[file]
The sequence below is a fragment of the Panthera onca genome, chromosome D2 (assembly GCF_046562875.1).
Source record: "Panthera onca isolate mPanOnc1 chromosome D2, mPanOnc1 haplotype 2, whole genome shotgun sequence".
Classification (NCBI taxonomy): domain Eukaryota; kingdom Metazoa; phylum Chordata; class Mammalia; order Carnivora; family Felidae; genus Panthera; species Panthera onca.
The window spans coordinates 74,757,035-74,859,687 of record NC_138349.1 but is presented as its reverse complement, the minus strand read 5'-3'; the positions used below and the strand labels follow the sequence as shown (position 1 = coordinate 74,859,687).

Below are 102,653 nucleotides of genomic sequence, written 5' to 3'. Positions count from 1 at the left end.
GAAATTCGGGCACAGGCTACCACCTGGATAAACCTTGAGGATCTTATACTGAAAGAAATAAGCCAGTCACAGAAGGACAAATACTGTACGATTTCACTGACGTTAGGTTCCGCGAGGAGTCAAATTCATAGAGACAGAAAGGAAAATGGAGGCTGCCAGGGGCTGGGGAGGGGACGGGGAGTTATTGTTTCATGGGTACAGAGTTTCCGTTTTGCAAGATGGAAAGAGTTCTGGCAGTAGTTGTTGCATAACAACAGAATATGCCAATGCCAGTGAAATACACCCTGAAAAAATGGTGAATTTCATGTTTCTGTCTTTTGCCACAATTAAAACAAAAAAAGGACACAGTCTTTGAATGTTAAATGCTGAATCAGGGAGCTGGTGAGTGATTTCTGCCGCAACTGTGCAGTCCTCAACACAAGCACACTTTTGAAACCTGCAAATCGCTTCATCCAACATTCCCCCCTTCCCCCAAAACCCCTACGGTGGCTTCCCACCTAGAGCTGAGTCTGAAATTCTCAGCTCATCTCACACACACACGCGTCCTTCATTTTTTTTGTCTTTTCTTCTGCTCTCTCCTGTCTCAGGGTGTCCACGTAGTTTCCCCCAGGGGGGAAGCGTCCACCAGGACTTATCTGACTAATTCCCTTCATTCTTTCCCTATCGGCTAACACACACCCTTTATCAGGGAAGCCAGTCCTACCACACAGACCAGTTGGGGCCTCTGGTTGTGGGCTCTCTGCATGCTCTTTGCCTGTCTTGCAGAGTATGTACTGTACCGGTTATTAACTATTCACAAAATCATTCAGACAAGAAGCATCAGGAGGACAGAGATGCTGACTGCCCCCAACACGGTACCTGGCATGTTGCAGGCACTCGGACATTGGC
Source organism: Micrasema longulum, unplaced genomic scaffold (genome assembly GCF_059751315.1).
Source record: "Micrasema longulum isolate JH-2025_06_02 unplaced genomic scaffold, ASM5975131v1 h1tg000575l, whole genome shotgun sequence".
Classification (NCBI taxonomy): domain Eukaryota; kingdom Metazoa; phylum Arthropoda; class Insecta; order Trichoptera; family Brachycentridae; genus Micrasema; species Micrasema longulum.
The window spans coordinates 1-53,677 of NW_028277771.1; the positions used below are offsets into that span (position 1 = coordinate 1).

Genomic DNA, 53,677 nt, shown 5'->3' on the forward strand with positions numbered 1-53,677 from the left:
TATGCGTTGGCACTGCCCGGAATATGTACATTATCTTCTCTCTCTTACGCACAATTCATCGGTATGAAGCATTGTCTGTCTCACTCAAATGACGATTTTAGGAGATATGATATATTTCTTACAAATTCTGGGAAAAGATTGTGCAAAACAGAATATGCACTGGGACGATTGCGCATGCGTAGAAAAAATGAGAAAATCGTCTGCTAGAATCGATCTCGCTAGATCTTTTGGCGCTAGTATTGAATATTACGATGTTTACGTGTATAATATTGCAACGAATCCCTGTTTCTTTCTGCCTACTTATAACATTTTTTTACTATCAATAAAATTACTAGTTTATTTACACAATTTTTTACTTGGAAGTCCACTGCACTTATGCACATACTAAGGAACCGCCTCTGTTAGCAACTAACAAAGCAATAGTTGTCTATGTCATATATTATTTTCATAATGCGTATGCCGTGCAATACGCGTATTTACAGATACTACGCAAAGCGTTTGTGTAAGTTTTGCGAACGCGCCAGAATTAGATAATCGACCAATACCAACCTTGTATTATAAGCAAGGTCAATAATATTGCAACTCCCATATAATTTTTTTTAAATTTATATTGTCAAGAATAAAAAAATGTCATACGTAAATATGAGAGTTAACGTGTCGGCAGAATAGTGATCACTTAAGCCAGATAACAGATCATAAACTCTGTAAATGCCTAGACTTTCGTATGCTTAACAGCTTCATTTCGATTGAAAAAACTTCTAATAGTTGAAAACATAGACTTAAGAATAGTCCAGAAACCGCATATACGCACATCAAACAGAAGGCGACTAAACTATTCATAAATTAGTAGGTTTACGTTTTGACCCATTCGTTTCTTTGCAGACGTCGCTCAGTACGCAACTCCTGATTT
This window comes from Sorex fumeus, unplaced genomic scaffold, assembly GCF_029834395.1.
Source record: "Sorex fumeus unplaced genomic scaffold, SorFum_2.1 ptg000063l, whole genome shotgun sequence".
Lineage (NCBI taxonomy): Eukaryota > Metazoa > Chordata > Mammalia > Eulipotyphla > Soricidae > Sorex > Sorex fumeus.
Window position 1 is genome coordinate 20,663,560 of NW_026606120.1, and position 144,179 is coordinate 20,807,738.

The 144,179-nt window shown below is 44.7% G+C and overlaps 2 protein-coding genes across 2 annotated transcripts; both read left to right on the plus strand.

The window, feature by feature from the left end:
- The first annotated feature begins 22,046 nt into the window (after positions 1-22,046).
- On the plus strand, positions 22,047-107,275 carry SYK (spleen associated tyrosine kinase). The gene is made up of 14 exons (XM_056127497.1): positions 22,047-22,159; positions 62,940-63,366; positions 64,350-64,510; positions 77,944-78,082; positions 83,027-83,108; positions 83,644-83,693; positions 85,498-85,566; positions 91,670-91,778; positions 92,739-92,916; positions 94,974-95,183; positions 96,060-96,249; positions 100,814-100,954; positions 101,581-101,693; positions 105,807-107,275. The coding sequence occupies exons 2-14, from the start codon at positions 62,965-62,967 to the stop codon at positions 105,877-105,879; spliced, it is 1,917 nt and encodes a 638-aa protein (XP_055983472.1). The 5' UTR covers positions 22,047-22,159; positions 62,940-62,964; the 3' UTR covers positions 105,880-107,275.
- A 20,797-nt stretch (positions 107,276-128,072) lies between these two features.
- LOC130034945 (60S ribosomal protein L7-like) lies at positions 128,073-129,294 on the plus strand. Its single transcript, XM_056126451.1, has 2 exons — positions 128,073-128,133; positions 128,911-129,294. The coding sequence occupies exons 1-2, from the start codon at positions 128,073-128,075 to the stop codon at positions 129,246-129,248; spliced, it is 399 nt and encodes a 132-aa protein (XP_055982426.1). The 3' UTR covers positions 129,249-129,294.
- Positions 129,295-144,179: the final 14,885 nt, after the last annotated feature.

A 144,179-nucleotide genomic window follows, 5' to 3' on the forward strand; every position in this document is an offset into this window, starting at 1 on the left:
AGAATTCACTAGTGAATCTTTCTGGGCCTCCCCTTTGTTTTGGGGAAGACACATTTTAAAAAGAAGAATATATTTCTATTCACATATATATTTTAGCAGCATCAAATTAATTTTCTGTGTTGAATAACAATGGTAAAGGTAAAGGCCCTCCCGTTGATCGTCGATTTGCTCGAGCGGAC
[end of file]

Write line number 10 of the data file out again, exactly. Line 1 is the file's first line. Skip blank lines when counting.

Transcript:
The window spans coordinates 1-53,677 of NW_028277771.1; the positions used below are offsets into that span (position 1 = coordinate 1).